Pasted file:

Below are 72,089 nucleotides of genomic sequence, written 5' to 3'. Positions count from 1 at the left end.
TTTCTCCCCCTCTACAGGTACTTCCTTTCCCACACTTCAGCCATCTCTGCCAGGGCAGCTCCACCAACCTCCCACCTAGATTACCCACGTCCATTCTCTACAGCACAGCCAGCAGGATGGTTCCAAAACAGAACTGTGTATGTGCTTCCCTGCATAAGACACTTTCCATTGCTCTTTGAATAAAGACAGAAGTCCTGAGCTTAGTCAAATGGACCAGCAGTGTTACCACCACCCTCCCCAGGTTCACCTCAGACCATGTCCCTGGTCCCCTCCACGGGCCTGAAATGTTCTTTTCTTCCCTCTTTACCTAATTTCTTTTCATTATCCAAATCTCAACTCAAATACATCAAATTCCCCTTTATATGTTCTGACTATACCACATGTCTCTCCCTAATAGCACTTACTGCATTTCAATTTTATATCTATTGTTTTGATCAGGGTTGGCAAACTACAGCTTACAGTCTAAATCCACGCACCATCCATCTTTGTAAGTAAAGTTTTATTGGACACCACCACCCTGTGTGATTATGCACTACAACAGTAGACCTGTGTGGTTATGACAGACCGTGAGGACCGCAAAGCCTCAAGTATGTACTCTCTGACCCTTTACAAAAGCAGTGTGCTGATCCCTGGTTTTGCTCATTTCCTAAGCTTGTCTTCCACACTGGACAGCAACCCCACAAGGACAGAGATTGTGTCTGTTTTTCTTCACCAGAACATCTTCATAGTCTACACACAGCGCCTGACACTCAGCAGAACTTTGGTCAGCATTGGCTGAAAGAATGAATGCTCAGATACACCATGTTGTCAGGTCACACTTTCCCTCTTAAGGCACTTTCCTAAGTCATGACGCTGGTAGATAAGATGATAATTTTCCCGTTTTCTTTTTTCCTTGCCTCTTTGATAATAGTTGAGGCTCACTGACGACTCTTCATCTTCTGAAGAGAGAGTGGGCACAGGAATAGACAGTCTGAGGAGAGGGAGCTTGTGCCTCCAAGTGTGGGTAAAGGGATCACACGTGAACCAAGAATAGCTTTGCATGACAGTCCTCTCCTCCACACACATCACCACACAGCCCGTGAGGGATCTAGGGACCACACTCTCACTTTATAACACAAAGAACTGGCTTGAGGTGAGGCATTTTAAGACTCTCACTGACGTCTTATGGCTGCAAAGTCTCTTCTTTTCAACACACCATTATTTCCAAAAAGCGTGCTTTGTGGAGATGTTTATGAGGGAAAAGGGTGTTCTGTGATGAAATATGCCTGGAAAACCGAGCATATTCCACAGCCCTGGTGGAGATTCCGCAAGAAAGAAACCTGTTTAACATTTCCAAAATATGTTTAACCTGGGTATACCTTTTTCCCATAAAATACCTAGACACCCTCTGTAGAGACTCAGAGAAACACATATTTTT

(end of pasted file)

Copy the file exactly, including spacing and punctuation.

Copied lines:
Below are 72,089 nucleotides of genomic sequence, written 5' to 3'. Positions count from 1 at the left end.
TTTCTCCCCCTCTACAGGTACTTCCTTTCCCACACTTCAGCCATCTCTGCCAGGGCAGCTCCACCAACCTCCCACCTAGATTACCCACGTCCATTCTCTACAGCACAGCCAGCAGGATGGTTCCAAAACAGAACTGTGTATGTGCTTCCCTGCATAAGACACTTTCCATTGCTCTTTGAATAAAGACAGAAGTCCTGAGCTTAGTCAAATGGACCAGCAGTGTTACCACCACCCTCCCCAGGTTCACCTCAGACCATGTCCCTGGTCCCCTCCACGGGCCTGAAATGTTCTTTTCTTCCCTCTTTACCTAATTTCTTTTCATTATCCAAATCTCAACTCAAATACATCAAATTCCCCTTTATATGTTCTGACTATACCACATGTCTCTCCCTAATAGCACTTACTGCATTTCAATTTTATATCTATTGTTTTGATCAGGGTTGGCAAACTACAGCTTACAGTCTAAATCCACGCACCATCCATCTTTGTAAGTAAAGTTTTATTGGACACCACCACCCTGTGTGATTATGCACTACAACAGTAGACCTGTGTGGTTATGACAGACCGTGAGGACCGCAAAGCCTCAAGTATGTACTCTCTGACCCTTTACAAAAGCAGTGTGCTGATCCCTGGTTTTGCTCATTTCCTAAGCTTGTCTTCCACACTGGACAGCAACCCCACAAGGACAGAGATTGTGTCTGTTTTTCTTCACCAGAACATCTTCATAGTCTACACACAGCGCCTGACACTCAGCAGAACTTTGGTCAGCATTGGCTGAAAGAATGAATGCTCAGATACACCATGTTGTCAGGTCACACTTTCCCTCTTAAGGCACTTTCCTAAGTCATGACGCTGGTAGATAAGATGATAATTTTCCCGTTTTCTTTTTTCCTTGCCTCTTTGATAATAGTTGAGGCTCACTGACGACTCTTCATCTTCTGAAGAGAGAGTGGGCACAGGAATAGACAGTCTGAGGAGAGGGAGCTTGTGCCTCCAAGTGTGGGTAAAGGGATCACACGTGAACCAAGAATAGCTTTGCATGACAGTCCTCTCCTCCACACACATCACCACACAGCCCGTGAGGGATCTAGGGACCACACTCTCACTTTATAACACAAAGAACTGGCTTGAGGTGAGGCATTTTAAGACTCTCACTGACGTCTTATGGCTGCAAAGTCTCTTCTTTTCAACACACCATTATTTCCAAAAAGCGTGCTTTGTGGAGATGTTTATGAGGGAAAAGGGTGTTCTGTGATGAAATATGCCTGGAAAACCGAGCATATTCCACAGCCCTGGTGGAGATTCCGCAAGAAAGAAACCTGTTTAACATTTCCAAAATATGTTTAACCTGGGTATACCTTTTTCCCATAAAATACCTAGACACCCTCTGTAGAGACTCAGAGAAACACATATTTTT